Single-family home rentals are raising the roof in the U.S. residential market, with a number of high-profile institutional investors scrambling to get in on the action. By one estimate, single-family rentals generate roughly $250 billion in annual rental income, and that figure is climbing.
In a September report, the National Multifamily Housing Council cited federal data showing single-family rentals housed a larger share of U.S. renters in 2019 (41%) compared with apartments (37%).
Nationally, median single-family rent jumped 10.2 percent from September 2020 to September 2021, according to a Nov. 16 report from CoreLogic, a supplier of housing data and analytics. That represented the fastest year-over-year rent increase in 16 years.
“Single-family rental vacancy rates remained near 25-year lows in the third quarter of 2021, pushing annual rent growth to double digits in September,” Molly Boesel, principal economist at CoreLogic, said in a news release. “Rent growth should continue to be robust in the near term, especially as the labor market improves and the demand for larger homes continues.”
To help investors capture a piece of the increasingly lucrative single-family rental market, San Francisco-based proptech startup Doorvest has built an online platform designed to simplify ownership of these homes. And it just raised $39 million — a $14 million Series A equity round and a $25 million credit facility — to expand the platform.
M13 led the round, with participation from Mucker Capital, Gaingels and Socially Financed, along with executives such as Tom Willerer, chief product officer at Opendoor, an online marketplace for buying and selling homes; Adam Nash, co-founder and CEO of charitable-giving platform Daffy and former CEO of robo-advisor Wealthfront; and Marcus Ridgway, founder of Invitation Homes, a home-leasing company.
Earlier this year, Doorvest collected $2.5 million in seed funding. The company, founded in 2019, kicked off its services last year.
Brent Murri, principal at Los Angeles-based M13, said Doorvest’s platform “democratizes” investors’ access to single-family rentals.
“For most people, the obstacles to owning a rental home — a high down payment, geographic limitations, finding and keeping residents, and maintaining the home — are insurmountable,” Murri said in a news release.
Doorvest will use the fresh equity and credit facility to grow its workforce to around 100 full-time employees next year, up from the current 32. The bigger workforce will pave the way for entering new markets. The company rolled out its investment platform last year in Houston and later moved into the Dallas market. Next year, Doorvest plans to break into the San Antonio and Atlanta markets, said co-founder and CEO Andrew Luong, who’s been a real estate investor since 2013.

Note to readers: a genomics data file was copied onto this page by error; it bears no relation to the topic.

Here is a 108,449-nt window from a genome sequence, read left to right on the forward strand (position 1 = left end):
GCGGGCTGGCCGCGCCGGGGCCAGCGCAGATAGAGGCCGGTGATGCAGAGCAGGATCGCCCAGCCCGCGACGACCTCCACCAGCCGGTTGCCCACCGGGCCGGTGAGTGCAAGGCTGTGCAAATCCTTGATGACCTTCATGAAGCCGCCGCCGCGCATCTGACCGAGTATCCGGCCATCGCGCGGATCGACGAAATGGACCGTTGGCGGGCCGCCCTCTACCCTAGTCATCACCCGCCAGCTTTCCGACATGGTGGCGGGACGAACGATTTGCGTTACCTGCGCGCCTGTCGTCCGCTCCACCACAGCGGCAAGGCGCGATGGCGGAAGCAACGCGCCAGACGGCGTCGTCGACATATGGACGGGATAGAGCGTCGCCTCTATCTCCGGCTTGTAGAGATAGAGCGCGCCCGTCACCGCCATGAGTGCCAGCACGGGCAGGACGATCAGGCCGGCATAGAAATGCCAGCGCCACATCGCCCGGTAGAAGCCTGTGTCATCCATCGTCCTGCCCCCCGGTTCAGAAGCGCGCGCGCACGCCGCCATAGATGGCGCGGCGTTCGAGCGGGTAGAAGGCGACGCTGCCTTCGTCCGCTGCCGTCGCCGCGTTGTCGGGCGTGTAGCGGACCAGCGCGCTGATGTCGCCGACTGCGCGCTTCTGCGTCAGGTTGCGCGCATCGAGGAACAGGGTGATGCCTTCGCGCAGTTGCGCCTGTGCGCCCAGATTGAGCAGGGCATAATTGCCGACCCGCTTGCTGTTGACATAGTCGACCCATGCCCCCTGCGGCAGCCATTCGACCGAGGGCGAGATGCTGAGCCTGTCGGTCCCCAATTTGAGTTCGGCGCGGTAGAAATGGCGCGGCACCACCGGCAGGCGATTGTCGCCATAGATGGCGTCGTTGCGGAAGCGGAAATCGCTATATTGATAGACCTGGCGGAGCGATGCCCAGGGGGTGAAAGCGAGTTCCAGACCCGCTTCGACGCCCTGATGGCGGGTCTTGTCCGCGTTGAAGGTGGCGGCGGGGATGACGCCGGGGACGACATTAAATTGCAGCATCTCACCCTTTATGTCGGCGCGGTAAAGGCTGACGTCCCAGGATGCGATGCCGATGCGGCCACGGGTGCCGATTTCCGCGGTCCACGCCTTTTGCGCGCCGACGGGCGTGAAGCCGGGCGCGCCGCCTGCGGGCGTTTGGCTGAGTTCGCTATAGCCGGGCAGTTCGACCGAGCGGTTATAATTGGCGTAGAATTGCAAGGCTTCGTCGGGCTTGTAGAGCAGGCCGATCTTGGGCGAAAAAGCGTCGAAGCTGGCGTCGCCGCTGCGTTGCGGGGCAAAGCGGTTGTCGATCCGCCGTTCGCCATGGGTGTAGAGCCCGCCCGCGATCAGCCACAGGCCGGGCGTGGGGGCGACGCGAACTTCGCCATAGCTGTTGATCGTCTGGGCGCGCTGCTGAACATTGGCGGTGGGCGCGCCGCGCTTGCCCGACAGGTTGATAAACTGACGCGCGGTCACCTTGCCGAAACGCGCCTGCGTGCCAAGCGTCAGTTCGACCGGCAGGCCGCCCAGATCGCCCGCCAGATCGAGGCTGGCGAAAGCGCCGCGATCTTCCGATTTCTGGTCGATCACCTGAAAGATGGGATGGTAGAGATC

Aside from the investment platform, Doorvest has introduced a program that enables people, including agents and wholesalers, to sell homes to the company regardless of their condition.
Doorvest’s main platform simplifies the process of an investor buying a single-family rental home. After an investor — typically someone who’s never owned an investment property — puts down a cash deposit, Doorvest finds a home for that person, then buys and renovates the property. Most of the homes purchased by Doorvest have been “uninhabitable,” Luong said. The investor buys the newly renovated home from Doorvest, which already has lined up a tenant and goes on to manage the single-family rental on the investor’s behalf for a fee equaling 10% of the gross monthly rent.
“You get the benefits of owning rental real estate while being able to lean on our platform and institutional knowledge built into the Doorvest product,” Luong said.
So far, Doorvest has purchased about 170 single-family rentals and now manages a portfolio valued at more than $20 million, according to Luong. Characteristically, these homes are three-bedroom, two-bathroom properties in “great” suburban neighborhoods, he said.
As Doorvest targets the San Antonio and Atlanta markets, the company will seek opportunities in other major metro areas that offer an abundance of high-quality, single-family rental homes, Luong said.
To supplement its supply of rental homes, Doorvest has added an iBuying component. However, Luong emphasized that Doorvest’s iBuying program differs from that of Offerpad, Opendoor and the recently shuttered Zillow Offers platform, which accumulated more than $380 million in losses in just 3½ years. Whereas typical iBuying programs purchase homes and rely on algorithms to forecast homebuyer demand, he said, Doorvest’s “bespoke” iBuying platform is driven by investor demand.
“It’s obviously unfortunate what happened at Zillow. It’s unfortunate in the sense that it hurts a very big, established company, and it took away jobs from many people. Hopefully some of those folks can find a home at Doorvest,” Luong said.
Luong said Doorvest’s combination of an iBuying program and an investment platform lives “somewhere in the middle” between fintech and traditional real estate.
“We have a long way to go,” he said of the business, “but what unifies is … the mission of helping advance others to financial security, hopefully as quickly as possible.”